Three months …

In what will be a series of posts, we’re going to look at how we might do things a bit differently in the world of ELT publishing.

Making ELT products takes time. A lot of time. Too much time. And in the current climate, we can no longer afford to think about product development in terms of years; the rest of the world is moving too quickly for that, and if we don’t catch up, well …

So at ELTjam,  we’ve set ourselves a challenge. If we wanted to produce an ELT coursebook series in three months instead of, say, three years, how would we do it? Could we even do it? What would have to change? We’re going to explore this idea by looking outside of ELT and outside of publishing, starting with this post on what ELT publishers could learn from Agile software developers.

The Agile Manifesto

We are uncovering better ways of developing ELT materials by doing it and helping others do it. Through this work we have come to value:

  • Individuals and interactions over processes and tools
  • Working ELT materials over comprehensive documentation
  • Customer collaboration over contract negotiation
  • Responding to change over following a plan

That is, while there is value in the items on the right, we value the items on the left more.

These words, with a couple of choice edits, are the Manifesto for Agile Software Development. Written in February 2001, the manifesto defines an approach to creating software. In the quote above, I’ve substituted the words software for ELT materials, and it reads quite nicely, I think: a fuzzy-feeling manifesto for what ELT publishing might be. Because the reality is that ELT publishing isn’t really like that at all.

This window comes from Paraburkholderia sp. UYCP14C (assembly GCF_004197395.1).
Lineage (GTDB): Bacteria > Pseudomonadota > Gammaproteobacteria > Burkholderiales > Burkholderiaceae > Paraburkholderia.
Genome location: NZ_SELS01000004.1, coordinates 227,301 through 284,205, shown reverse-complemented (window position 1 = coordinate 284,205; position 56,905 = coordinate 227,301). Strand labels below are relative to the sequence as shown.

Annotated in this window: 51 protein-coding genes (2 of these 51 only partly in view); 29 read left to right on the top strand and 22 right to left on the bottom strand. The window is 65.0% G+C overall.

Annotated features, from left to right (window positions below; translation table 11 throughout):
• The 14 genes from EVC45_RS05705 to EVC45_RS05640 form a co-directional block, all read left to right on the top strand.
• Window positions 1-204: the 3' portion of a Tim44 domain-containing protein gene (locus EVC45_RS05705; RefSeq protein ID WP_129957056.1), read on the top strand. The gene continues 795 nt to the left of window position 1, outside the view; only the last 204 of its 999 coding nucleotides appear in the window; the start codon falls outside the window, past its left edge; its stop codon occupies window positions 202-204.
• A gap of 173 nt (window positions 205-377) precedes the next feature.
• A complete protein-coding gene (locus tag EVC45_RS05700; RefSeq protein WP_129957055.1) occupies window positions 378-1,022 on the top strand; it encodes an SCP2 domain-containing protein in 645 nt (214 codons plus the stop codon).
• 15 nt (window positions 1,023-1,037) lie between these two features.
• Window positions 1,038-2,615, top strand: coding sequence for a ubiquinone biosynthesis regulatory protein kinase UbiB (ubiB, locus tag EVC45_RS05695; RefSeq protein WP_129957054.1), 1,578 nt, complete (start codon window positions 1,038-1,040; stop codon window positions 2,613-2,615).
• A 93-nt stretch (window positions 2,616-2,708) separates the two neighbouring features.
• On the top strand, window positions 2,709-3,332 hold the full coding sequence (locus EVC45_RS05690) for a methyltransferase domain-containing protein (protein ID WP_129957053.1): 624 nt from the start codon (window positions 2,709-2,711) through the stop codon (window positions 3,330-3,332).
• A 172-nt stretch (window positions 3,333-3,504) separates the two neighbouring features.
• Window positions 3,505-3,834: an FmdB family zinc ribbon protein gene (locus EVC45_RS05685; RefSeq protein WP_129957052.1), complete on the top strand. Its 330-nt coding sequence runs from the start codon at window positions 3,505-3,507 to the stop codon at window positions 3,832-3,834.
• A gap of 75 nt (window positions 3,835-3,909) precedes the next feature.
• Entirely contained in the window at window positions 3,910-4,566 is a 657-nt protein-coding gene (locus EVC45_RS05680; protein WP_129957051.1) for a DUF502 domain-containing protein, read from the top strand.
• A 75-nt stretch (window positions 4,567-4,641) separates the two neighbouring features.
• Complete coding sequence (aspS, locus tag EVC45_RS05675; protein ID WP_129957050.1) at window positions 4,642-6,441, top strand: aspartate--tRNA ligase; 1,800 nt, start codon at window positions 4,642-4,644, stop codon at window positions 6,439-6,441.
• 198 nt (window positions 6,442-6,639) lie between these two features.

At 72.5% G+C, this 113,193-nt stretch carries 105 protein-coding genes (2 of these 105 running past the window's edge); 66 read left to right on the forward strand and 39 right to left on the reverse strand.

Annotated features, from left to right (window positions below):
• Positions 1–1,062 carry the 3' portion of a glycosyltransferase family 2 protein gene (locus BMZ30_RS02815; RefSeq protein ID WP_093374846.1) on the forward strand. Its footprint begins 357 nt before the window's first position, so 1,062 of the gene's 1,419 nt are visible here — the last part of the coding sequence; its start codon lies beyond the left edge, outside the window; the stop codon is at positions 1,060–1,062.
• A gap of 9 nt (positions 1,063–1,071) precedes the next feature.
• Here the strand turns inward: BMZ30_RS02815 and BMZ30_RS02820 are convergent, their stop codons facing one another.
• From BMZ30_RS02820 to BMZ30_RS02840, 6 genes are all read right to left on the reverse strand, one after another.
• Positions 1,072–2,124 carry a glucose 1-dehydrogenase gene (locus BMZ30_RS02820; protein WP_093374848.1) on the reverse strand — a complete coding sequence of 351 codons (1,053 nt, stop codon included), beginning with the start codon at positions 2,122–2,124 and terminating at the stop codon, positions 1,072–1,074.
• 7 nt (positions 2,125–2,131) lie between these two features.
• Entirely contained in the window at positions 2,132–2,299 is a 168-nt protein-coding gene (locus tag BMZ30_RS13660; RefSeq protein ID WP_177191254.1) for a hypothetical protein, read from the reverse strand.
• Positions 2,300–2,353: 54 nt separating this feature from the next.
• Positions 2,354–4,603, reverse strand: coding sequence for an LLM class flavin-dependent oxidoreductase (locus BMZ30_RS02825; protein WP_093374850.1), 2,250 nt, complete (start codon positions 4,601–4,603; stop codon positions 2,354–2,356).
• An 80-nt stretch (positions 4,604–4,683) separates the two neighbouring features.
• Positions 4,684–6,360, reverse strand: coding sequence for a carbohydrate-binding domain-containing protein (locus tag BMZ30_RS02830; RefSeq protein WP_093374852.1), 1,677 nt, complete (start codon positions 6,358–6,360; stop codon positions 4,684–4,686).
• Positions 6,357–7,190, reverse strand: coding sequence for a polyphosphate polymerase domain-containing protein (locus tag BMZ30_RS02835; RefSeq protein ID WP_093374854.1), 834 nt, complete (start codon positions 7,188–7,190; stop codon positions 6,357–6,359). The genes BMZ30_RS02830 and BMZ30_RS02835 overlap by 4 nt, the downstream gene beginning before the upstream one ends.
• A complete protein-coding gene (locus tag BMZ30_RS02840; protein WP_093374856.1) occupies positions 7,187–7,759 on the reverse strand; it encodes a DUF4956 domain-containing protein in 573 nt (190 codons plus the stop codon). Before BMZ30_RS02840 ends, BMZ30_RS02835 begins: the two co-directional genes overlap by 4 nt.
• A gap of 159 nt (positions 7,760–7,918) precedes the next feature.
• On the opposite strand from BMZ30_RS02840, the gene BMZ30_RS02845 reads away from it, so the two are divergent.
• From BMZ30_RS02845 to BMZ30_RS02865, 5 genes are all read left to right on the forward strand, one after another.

But what if it was?

What agile development is (not)

For those of you unfamiliar with agile software development, it can probably best be understood by what it’s not, and a good example of what it’s not is the process whereby an ELT coursebook is produced. Here’s how that typically works:

  1. A publisher identifies a market need or a gap in the market.
  2. Requirements for what kind of product would best satisfy that need or fill that gap are gathered.
  3. A product spec is worked up and budgeted; sales forecasts are made; an author or author team is found; a proposed publication date is set.
  4. The project is green-lit by the powers that be, and budget is approved.